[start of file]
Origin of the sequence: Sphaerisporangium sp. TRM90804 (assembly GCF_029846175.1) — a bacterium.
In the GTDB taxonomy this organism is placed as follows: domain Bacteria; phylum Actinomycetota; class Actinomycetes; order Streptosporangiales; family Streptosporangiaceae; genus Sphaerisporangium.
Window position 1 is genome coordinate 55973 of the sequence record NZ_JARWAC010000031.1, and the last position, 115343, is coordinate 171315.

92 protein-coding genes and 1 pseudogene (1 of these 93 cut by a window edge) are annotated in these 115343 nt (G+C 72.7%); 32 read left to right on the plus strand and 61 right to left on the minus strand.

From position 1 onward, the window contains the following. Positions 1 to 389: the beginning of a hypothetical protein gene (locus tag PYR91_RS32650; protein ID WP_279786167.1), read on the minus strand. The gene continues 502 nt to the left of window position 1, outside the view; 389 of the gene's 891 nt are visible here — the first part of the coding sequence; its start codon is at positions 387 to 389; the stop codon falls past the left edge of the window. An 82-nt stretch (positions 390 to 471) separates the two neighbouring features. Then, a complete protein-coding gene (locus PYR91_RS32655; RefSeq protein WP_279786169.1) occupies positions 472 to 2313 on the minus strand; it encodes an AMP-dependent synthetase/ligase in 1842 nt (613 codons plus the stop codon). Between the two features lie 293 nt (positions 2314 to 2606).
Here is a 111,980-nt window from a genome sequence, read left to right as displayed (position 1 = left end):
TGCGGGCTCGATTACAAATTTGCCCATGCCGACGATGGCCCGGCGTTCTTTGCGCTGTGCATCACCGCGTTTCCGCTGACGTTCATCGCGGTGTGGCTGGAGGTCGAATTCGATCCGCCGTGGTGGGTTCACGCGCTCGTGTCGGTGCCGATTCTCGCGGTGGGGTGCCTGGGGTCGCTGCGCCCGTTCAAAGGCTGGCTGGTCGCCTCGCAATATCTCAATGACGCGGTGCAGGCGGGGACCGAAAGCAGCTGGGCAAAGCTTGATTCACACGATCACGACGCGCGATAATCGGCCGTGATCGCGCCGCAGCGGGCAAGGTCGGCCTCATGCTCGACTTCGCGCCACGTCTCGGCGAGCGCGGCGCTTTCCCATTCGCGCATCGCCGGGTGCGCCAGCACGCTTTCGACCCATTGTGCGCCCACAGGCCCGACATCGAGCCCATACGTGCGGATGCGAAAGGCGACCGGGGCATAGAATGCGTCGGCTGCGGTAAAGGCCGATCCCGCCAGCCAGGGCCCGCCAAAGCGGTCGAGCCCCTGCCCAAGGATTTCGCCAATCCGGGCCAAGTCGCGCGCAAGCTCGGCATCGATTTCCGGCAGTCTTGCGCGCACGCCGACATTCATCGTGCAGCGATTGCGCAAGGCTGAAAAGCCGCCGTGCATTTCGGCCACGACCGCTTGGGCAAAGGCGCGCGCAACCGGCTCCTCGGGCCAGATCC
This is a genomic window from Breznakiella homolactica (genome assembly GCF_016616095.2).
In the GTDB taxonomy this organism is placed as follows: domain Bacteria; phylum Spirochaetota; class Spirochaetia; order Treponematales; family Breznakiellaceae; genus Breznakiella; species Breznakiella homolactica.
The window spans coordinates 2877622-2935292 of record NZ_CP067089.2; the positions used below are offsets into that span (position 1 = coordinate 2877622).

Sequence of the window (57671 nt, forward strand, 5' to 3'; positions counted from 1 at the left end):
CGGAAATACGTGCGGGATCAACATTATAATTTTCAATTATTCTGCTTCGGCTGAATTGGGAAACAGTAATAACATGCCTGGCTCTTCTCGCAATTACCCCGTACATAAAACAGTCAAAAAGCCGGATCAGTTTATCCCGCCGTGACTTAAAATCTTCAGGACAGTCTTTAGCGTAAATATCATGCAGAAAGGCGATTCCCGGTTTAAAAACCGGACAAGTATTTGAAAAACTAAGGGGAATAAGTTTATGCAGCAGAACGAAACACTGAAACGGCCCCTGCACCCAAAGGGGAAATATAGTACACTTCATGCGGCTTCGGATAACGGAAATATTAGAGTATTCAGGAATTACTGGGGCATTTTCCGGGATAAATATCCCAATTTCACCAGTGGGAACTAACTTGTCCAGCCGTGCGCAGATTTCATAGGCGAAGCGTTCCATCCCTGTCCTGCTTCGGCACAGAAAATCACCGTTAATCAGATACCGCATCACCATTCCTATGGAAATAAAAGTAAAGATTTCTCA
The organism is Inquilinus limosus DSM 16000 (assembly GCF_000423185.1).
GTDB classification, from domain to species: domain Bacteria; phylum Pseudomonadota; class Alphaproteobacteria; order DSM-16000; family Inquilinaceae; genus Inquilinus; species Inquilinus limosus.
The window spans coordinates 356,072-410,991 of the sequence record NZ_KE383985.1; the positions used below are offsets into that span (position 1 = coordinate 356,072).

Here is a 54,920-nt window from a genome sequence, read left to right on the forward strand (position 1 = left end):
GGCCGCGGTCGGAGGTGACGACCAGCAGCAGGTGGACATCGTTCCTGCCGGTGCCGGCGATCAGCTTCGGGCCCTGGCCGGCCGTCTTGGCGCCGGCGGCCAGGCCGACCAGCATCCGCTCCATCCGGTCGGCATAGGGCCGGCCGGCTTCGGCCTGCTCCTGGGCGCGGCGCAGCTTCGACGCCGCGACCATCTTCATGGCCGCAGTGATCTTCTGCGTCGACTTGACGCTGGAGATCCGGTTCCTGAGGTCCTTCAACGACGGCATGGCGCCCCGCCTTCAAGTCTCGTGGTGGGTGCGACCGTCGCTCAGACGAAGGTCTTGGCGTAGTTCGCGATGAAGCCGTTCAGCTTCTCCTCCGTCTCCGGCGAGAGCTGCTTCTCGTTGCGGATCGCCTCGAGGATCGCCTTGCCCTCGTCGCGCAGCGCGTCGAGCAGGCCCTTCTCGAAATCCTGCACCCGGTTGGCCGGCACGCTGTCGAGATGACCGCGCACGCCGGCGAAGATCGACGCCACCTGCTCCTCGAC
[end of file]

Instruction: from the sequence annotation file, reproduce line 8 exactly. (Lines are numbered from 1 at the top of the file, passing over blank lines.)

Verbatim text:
This is a genomic window from Breznakiella homolactica (genome assembly GCF_016616095.2).